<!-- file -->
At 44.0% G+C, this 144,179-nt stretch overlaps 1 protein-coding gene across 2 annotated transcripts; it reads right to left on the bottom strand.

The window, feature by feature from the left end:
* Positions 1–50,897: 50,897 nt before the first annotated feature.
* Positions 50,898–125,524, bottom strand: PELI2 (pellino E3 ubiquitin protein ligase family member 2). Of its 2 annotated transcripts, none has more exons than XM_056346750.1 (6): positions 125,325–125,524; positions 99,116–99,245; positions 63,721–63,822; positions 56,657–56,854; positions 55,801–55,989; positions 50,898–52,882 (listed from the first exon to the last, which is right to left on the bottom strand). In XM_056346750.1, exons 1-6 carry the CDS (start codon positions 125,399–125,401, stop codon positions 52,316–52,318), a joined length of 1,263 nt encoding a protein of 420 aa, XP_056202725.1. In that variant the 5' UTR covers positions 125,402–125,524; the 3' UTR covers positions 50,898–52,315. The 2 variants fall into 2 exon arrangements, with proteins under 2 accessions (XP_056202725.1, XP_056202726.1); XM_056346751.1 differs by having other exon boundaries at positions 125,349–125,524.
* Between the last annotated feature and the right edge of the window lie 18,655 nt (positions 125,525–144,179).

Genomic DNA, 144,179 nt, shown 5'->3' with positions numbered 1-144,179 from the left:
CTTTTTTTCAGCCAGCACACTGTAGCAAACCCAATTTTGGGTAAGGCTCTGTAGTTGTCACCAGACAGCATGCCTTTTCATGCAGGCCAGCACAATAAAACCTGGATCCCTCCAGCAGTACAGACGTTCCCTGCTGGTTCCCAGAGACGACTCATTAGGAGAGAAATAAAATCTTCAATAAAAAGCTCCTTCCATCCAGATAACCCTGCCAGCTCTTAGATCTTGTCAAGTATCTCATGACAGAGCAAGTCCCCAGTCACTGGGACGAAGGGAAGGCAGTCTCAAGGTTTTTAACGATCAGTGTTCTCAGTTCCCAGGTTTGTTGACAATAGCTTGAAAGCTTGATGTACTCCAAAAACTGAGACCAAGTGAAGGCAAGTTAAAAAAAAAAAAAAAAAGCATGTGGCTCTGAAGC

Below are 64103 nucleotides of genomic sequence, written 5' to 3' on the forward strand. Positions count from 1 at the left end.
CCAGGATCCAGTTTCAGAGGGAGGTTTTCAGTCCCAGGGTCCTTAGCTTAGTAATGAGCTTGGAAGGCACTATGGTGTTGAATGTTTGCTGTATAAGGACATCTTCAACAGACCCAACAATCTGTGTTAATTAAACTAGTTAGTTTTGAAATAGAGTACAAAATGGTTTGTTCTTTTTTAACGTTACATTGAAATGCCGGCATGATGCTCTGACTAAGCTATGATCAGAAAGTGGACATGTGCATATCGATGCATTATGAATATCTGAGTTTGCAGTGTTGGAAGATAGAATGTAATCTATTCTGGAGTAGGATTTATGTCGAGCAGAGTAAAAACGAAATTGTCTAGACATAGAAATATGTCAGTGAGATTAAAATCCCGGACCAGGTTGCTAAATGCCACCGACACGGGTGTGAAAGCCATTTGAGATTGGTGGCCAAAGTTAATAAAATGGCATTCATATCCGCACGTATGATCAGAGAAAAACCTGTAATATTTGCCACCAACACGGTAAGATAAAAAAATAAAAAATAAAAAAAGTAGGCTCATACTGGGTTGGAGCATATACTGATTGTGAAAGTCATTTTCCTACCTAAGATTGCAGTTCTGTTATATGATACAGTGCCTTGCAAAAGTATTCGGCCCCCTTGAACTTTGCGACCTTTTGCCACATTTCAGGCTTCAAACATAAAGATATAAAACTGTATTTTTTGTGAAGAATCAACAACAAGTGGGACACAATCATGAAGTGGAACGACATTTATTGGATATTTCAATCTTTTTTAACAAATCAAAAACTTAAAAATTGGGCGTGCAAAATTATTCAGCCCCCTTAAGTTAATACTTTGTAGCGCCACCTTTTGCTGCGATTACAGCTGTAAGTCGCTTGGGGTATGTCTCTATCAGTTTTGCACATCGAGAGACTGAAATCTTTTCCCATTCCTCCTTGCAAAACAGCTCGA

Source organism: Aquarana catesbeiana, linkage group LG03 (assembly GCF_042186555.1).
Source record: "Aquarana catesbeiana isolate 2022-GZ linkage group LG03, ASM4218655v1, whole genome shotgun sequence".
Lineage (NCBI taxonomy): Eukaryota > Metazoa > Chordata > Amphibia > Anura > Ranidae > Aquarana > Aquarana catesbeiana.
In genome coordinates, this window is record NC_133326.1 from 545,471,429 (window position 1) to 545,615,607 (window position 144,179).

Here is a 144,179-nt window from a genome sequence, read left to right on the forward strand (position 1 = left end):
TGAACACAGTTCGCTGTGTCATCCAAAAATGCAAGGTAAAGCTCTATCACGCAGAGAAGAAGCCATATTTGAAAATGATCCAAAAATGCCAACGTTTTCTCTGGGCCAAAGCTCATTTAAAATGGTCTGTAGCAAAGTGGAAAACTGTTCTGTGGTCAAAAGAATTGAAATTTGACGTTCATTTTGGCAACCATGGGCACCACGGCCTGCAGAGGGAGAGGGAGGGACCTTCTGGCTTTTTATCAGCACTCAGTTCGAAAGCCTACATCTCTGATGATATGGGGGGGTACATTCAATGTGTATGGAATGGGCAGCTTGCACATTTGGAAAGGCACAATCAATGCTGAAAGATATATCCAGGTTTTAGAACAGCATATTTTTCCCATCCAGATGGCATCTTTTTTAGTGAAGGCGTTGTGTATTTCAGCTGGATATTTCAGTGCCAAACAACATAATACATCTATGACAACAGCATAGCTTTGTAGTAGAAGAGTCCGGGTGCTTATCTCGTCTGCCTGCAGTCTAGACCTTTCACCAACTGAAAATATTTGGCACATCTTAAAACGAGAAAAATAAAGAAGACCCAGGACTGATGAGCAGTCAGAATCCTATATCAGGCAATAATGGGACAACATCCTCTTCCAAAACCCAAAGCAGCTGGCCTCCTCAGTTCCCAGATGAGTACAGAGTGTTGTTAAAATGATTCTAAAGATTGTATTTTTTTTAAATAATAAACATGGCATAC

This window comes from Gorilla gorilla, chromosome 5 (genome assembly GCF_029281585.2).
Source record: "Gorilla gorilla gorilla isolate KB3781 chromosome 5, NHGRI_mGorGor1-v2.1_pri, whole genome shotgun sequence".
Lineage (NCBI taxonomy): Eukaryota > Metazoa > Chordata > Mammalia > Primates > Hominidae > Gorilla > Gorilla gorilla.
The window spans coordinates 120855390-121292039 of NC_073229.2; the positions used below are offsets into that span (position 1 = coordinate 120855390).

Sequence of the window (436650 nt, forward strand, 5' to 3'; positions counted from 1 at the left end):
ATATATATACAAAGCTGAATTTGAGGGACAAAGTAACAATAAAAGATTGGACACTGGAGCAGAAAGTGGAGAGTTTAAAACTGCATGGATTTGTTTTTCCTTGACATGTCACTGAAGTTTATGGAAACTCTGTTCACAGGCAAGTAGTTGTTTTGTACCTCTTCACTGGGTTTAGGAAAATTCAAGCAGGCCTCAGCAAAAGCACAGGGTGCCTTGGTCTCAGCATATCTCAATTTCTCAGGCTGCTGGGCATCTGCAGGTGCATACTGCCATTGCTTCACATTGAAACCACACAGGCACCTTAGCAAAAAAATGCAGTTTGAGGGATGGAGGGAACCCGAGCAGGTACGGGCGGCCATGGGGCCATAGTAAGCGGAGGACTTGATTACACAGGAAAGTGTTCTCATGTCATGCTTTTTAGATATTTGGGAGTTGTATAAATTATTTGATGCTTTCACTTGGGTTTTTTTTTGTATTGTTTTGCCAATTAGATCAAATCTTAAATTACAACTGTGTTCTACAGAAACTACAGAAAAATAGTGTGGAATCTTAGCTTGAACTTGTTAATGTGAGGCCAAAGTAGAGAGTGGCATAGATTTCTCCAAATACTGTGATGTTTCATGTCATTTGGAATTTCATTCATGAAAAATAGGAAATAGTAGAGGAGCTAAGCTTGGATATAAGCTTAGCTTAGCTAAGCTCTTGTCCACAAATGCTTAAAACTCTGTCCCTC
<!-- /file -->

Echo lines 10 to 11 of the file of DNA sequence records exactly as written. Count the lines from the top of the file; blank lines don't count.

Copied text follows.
Source organism: Aquarana catesbeiana, linkage group LG03 (assembly GCF_042186555.1).
Source record: "Aquarana catesbeiana isolate 2022-GZ linkage group LG03, ASM4218655v1, whole genome shotgun sequence".